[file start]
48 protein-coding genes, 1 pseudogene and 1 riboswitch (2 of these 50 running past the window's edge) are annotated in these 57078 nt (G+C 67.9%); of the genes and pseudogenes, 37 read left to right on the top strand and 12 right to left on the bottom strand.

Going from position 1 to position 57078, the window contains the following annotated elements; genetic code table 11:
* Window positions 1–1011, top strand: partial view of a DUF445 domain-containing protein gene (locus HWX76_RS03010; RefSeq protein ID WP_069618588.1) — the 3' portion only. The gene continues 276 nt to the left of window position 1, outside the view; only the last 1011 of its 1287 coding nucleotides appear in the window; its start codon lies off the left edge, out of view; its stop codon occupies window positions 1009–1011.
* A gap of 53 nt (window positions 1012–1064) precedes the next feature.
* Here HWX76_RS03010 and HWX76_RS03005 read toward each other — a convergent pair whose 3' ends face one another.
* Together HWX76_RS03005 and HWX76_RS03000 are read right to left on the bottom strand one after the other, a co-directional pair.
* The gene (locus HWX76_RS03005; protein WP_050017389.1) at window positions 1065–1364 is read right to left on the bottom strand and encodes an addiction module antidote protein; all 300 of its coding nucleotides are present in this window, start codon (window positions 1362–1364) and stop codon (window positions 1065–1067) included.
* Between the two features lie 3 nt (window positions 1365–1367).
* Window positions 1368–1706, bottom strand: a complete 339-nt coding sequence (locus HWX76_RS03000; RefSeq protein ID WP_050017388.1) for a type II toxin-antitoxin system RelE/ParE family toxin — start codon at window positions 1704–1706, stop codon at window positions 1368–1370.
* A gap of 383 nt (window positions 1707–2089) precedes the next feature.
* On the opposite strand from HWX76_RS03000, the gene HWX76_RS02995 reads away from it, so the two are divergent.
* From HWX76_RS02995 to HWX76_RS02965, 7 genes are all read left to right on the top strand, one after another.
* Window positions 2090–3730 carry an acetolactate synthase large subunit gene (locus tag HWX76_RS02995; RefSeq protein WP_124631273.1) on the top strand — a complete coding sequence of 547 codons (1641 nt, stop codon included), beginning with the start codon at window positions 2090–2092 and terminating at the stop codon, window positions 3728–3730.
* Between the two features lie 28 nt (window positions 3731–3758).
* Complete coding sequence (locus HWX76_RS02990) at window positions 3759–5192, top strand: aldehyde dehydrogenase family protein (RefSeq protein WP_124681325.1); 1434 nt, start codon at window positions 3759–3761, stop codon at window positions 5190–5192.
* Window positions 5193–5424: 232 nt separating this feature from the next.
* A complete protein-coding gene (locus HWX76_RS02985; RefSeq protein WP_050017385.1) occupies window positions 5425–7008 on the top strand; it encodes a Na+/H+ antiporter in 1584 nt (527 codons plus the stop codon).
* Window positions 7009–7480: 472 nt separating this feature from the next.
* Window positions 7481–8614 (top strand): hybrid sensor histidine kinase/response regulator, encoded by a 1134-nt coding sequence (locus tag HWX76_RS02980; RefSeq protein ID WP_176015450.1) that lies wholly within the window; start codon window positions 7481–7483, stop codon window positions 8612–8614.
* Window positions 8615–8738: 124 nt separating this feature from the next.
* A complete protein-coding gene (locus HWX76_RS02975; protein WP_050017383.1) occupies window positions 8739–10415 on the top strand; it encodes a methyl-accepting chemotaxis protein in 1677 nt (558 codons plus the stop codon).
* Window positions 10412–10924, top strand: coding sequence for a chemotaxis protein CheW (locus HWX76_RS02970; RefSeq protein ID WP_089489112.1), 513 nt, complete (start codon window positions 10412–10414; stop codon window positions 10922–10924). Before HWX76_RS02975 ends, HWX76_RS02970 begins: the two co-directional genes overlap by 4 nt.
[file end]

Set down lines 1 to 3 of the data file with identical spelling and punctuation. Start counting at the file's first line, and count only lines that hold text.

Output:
48 protein-coding genes, 1 pseudogene and 1 riboswitch (2 of these 50 running past the window's edge) are annotated in these 57078 nt (G+C 67.9%); of the genes and pseudogenes, 37 read left to right on the top strand and 12 right to left on the bottom strand.

Going from position 1 to position 57078, the window contains the following annotated elements; genetic code table 11:
* Window positions 1–1011, top strand: partial view of a DUF445 domain-containing protein gene (locus HWX76_RS03010; RefSeq protein ID WP_069618588.1) — the 3' portion only. The gene continues 276 nt to the left of window position 1, outside the view; only the last 1011 of its 1287 coding nucleotides appear in the window; its start codon lies off the left edge, out of view; its stop codon occupies window positions 1009–1011.